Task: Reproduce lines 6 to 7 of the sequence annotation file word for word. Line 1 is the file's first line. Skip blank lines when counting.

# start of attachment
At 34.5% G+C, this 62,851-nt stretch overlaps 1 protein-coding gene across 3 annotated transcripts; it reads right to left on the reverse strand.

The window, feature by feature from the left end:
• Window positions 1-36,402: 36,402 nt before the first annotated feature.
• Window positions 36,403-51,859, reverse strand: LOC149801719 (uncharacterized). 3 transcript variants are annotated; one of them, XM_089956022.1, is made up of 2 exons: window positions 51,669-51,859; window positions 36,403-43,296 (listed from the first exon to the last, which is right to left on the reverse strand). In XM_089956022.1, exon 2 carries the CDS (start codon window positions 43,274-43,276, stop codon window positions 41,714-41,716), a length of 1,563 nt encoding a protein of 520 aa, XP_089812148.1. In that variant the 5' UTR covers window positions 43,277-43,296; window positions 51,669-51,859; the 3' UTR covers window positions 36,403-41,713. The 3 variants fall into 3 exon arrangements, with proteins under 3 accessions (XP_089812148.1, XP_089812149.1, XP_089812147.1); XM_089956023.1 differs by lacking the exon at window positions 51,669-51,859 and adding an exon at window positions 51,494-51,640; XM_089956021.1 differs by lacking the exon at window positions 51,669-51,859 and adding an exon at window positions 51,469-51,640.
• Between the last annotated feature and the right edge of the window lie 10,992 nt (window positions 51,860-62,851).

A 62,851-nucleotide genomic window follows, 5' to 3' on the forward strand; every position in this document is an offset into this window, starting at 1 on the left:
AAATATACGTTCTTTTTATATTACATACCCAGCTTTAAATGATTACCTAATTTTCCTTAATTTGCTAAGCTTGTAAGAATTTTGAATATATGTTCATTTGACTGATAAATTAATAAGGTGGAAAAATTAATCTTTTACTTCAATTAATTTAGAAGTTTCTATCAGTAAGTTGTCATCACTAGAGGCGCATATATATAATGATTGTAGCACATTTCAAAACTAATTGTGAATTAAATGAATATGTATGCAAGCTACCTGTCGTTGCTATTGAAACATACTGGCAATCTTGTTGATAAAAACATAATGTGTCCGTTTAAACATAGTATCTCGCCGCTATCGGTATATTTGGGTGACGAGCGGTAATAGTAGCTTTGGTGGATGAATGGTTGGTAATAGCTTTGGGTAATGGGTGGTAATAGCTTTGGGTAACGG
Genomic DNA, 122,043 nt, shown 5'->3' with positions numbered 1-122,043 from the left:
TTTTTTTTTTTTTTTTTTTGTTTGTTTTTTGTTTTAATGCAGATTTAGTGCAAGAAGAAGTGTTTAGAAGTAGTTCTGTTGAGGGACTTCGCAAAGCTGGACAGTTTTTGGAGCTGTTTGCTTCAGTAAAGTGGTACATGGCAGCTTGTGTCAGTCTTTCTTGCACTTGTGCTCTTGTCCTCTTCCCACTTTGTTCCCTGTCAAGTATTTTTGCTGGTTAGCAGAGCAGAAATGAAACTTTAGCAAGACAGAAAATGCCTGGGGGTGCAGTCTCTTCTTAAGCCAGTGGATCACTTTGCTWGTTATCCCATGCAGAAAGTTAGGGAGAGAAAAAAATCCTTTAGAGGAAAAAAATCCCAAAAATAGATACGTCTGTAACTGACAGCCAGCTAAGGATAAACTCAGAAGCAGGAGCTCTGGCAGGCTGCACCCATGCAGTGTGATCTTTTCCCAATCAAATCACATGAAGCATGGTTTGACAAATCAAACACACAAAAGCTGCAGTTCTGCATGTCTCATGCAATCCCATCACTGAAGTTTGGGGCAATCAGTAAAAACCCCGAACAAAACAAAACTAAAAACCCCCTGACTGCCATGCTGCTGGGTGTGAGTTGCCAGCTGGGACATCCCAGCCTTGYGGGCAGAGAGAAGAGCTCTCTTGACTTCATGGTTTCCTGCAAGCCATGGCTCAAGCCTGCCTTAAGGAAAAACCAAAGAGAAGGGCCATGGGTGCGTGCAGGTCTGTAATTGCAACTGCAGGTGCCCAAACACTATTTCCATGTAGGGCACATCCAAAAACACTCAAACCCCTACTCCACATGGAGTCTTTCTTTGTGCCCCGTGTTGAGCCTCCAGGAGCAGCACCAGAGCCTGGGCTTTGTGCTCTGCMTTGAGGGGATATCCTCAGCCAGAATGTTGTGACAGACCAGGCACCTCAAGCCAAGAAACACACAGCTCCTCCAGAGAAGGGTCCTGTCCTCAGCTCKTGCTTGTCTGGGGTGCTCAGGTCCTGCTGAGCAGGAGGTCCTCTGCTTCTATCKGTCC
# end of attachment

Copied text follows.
A 62,851-nucleotide genomic window follows, 5' to 3' on the forward strand; every position in this document is an offset into this window, starting at 1 on the left:
AAATATACGTTCTTTTTATATTACATACCCAGCTTTAAATGATTACCTAATTTTCCTTAATTTGCTAAGCTTGTAAGAATTTTGAATATATGTTCATTTGACTGATAAATTAATAAGGTGGAAAAATTAATCTTTTACTTCAATTAATTTAGAAGTTTCTATCAGTAAGTTGTCATCACTAGAGGCGCATATATATAATGATTGTAGCACATTTCAAAACTAATTGTGAATTAAATGAATATGTATGCAAGCTACCTGTCGTTGCTATTGAAACATACTGGCAATCTTGTTGATAAAAACATAATGTGTCCGTTTAAACATAGTATCTCGCCGCTATCGGTATATTTGGGTGACGAGCGGTAATAGTAGCTTTGGTGGATGAATGGTTGGTAATAGCTTTGGGTAATGGGTGGTAATAGCTTTGGGTAACGG